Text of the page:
You know, September is one of my least favorite months. My favorites, of course, are May through August. The worst thing about September, I think, is the cold, hard reality that summer is over. The new life that was Spring is slowly being replaced by signs of death.
September, however, is not all bad. In fact, the fishing really heats up, especially for panfish. I base this on years of experience at some of my favorite spots. This is a great time to grab a container of worms and a bucket of “minnies,” and head for your favorite pond. Those filets will be very tasty in the dead of winter. I love them on the day before Thanksgiving. I can’t explain it, but it has been a tradition at my table for years.
September also has some good implications for hunters. Squirrel hunting has always been my favorite form of the sport, and the fact that you can now do it in September makes it even better. Granted, it is indeed harder to see the bushytails because of the leaves. Most of your shots will be on the ground, but it’s still a lot of fun. It is a great time to use a 22 rimfire. You have to place your shots to minimize meat damage. This year, I plan to test out a recipe for pressure canning the critters. It might be good, or it might be a disaster. Only time will tell.
It never fails to impress me when the birds disappear. For example, the yard will be full of robins one day, and completely devoid of them the next. I know that some robins stay the winter, but the backyard ones disappear so suddenly. Also, the goldfinches, which stay all year, are turning brown, to the point where they are starting to look like sparrows. The hummingbirds have disappeared as well.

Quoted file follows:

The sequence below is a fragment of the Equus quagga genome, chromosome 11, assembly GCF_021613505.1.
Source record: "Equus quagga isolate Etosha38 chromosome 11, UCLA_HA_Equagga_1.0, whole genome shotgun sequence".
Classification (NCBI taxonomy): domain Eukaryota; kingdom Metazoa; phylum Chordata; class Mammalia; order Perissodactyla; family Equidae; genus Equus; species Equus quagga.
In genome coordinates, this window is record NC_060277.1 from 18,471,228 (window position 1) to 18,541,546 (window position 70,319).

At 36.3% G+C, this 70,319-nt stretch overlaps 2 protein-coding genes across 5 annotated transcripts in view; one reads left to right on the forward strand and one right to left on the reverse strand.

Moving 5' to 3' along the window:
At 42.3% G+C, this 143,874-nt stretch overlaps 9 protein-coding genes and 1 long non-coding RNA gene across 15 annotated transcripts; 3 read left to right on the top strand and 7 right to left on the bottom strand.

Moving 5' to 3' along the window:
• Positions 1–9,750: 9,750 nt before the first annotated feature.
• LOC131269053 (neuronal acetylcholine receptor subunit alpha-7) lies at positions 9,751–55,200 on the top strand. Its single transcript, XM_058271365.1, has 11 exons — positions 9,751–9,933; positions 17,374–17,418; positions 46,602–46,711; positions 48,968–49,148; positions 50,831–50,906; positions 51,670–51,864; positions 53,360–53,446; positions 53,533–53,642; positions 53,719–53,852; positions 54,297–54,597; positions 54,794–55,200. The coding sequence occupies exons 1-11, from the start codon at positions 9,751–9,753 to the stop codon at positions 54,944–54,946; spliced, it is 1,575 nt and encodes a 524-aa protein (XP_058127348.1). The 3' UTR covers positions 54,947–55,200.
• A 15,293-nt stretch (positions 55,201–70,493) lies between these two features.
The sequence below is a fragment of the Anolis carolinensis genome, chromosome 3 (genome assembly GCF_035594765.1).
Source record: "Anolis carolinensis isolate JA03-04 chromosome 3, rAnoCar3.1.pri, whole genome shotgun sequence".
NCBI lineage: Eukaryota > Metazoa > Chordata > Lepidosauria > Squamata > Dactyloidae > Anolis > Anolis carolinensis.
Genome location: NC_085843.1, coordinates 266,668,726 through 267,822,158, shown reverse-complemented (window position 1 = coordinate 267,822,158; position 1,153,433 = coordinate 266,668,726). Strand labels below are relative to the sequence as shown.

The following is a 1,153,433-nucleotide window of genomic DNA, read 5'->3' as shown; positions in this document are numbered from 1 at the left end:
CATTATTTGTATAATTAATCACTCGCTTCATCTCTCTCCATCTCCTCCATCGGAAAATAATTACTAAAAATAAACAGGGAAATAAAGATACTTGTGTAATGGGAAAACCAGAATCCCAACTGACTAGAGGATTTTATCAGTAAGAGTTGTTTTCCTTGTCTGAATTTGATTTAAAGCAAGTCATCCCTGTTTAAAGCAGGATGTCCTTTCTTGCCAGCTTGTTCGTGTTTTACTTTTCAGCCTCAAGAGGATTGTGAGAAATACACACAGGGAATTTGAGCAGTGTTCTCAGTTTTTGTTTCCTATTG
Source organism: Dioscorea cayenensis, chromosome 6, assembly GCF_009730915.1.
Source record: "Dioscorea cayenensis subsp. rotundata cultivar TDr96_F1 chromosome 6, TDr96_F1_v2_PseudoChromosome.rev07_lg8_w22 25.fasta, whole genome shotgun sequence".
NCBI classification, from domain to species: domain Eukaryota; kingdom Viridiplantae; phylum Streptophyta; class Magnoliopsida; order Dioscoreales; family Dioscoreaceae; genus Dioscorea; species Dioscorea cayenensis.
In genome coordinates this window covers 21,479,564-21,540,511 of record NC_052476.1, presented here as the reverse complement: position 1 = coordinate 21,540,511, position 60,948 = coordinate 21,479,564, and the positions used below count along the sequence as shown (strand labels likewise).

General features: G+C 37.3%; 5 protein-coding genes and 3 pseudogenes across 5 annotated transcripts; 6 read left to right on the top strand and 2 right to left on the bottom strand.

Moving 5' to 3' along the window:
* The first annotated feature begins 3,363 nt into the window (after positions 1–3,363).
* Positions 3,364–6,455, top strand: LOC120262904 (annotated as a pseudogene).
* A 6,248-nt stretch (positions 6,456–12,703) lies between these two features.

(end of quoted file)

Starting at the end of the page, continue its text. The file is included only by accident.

Here’s a little warning for those who drive on Route 68 through Brady’s Bend. Be careful around the Flood Memorial Park. Deer seem to congregate around there.
I have tried to allow space for a couple of photos from Dave Lewis (above). One is of a big bobcat on his property. The other is of a bear severely infested with mange. Sadly, it is probably destined for a long and painful death. No hunter would want it, and the loss of hair will ultimately result in freezing to death. It’s all part of nature, but it is still sad.
For many years, around this time of year, East Brady poet Ann Moody would write an Autumn poem. Since her passing, I have missed this poetic opportunity. Consequently, here is a poem by my favorite American poet, Robert Frost. It really sums up the temporary nature of Autumn’s beauty.
NOTHING GOLD CAN STAY
Nature’s first green is gold,
Her hardest hue to hold.
Her early leaf’s a flower’
But only so an hour.
Then leaf subsides to leaf,
So Eden sank to grief,
So dawn goes down to day
Nothing gold can stay.